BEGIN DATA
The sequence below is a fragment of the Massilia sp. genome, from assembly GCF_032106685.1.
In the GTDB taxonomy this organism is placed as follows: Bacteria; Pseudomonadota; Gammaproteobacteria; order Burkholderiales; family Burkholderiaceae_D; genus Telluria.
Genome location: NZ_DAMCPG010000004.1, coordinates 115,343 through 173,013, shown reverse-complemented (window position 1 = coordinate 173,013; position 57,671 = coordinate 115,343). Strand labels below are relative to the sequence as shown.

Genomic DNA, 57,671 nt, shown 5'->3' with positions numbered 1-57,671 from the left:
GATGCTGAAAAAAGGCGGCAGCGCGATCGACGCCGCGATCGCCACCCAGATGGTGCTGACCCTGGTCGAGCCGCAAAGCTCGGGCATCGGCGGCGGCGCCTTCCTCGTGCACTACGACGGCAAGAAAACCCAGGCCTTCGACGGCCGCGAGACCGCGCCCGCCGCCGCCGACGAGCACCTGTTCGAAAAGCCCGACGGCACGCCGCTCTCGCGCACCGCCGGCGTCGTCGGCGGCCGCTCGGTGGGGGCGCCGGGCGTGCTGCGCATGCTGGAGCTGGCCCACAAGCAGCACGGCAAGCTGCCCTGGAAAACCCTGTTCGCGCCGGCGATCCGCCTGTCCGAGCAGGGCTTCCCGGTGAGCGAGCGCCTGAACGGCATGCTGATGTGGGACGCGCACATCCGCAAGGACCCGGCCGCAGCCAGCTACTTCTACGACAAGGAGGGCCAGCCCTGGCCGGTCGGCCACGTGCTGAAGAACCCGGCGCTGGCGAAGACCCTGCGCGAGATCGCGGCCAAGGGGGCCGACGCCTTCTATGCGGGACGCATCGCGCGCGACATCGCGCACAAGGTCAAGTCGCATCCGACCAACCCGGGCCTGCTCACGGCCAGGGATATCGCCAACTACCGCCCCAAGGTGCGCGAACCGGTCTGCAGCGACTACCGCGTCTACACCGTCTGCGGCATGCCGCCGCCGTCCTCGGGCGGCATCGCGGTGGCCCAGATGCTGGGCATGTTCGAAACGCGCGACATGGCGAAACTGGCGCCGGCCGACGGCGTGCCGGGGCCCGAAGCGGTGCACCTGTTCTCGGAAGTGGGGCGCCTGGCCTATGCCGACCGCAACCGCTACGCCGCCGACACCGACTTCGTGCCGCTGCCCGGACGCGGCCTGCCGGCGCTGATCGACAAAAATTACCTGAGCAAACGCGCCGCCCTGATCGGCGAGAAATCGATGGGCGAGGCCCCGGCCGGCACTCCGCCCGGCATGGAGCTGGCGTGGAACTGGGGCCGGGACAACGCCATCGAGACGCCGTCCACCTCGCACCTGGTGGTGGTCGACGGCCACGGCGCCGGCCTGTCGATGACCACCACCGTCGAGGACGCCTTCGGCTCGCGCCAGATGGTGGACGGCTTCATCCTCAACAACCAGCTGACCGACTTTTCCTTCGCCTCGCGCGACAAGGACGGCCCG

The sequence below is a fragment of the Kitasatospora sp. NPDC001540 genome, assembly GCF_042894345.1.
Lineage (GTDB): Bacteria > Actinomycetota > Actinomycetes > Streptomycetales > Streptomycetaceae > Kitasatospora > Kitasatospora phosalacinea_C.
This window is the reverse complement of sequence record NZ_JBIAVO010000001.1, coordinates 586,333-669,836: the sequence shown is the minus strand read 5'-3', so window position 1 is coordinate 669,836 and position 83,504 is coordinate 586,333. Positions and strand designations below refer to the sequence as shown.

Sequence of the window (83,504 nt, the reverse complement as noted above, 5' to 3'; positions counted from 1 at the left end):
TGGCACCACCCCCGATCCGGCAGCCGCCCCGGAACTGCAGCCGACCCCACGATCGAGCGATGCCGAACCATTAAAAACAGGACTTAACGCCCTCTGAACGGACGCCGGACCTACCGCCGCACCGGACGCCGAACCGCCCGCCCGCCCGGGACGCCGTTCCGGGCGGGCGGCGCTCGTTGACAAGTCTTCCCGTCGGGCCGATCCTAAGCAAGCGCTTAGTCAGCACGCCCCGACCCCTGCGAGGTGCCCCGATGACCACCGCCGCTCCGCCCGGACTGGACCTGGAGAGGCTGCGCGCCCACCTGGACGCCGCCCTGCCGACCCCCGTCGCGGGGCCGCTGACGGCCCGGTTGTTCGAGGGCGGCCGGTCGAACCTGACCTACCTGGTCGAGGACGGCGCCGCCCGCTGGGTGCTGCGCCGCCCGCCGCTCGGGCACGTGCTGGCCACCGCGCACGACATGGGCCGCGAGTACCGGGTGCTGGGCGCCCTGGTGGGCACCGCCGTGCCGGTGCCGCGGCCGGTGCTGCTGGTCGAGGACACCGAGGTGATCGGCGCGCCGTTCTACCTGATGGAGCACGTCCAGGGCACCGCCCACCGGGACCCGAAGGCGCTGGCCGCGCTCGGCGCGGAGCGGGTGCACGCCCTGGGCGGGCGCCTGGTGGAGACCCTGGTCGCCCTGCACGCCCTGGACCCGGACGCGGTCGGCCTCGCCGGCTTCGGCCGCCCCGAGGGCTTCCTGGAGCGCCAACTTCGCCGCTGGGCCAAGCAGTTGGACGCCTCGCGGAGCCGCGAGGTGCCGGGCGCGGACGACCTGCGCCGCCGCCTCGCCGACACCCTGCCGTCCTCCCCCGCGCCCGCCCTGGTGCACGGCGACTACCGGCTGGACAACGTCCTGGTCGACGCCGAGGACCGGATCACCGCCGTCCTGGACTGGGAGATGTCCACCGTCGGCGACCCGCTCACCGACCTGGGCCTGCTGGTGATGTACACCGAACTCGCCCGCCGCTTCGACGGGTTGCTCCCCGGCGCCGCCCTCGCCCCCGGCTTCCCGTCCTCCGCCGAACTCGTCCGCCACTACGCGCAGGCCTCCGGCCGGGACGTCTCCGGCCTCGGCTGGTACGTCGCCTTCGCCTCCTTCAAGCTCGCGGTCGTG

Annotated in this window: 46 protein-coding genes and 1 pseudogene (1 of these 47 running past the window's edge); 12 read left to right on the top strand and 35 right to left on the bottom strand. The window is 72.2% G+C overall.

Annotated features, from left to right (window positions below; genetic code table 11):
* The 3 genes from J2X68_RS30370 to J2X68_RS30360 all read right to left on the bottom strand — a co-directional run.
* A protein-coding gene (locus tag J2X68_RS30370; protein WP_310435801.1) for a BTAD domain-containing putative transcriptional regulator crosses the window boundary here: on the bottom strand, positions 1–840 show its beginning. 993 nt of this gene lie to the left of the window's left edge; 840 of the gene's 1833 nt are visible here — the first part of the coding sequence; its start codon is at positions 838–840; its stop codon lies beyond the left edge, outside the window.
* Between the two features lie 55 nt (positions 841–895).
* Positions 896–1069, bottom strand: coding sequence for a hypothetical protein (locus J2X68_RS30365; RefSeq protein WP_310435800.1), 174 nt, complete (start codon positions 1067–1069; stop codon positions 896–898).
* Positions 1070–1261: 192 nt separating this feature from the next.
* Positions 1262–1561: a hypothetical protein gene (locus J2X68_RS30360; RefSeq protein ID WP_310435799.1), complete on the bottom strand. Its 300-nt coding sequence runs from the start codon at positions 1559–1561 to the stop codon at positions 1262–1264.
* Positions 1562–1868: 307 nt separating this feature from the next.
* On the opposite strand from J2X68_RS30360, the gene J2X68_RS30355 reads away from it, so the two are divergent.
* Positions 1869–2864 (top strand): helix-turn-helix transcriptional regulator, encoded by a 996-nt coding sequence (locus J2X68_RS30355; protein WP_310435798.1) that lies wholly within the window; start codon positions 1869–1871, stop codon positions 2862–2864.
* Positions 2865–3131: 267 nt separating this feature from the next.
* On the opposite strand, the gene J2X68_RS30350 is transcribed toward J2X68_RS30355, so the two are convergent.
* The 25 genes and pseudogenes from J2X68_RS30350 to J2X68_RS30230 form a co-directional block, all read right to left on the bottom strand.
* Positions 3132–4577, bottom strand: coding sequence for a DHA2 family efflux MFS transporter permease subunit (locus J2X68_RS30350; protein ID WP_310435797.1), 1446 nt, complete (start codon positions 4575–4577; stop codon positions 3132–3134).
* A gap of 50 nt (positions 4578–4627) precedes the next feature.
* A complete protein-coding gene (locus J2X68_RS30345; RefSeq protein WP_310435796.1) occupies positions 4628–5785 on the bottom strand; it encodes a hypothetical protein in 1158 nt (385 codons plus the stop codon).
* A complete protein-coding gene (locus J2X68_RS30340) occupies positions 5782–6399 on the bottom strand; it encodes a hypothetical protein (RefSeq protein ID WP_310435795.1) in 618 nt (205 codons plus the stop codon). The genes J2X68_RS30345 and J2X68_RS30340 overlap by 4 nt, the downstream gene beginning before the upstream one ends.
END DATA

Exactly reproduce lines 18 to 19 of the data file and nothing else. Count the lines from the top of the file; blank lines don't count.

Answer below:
* Positions 1262–1561: a hypothetical protein gene (locus J2X68_RS30360; RefSeq protein ID WP_310435799.1), complete on the bottom strand. Its 300-nt coding sequence runs from the start codon at positions 1559–1561 to the stop codon at positions 1262–1264.
* Positions 1562–1868: 307 nt separating this feature from the next.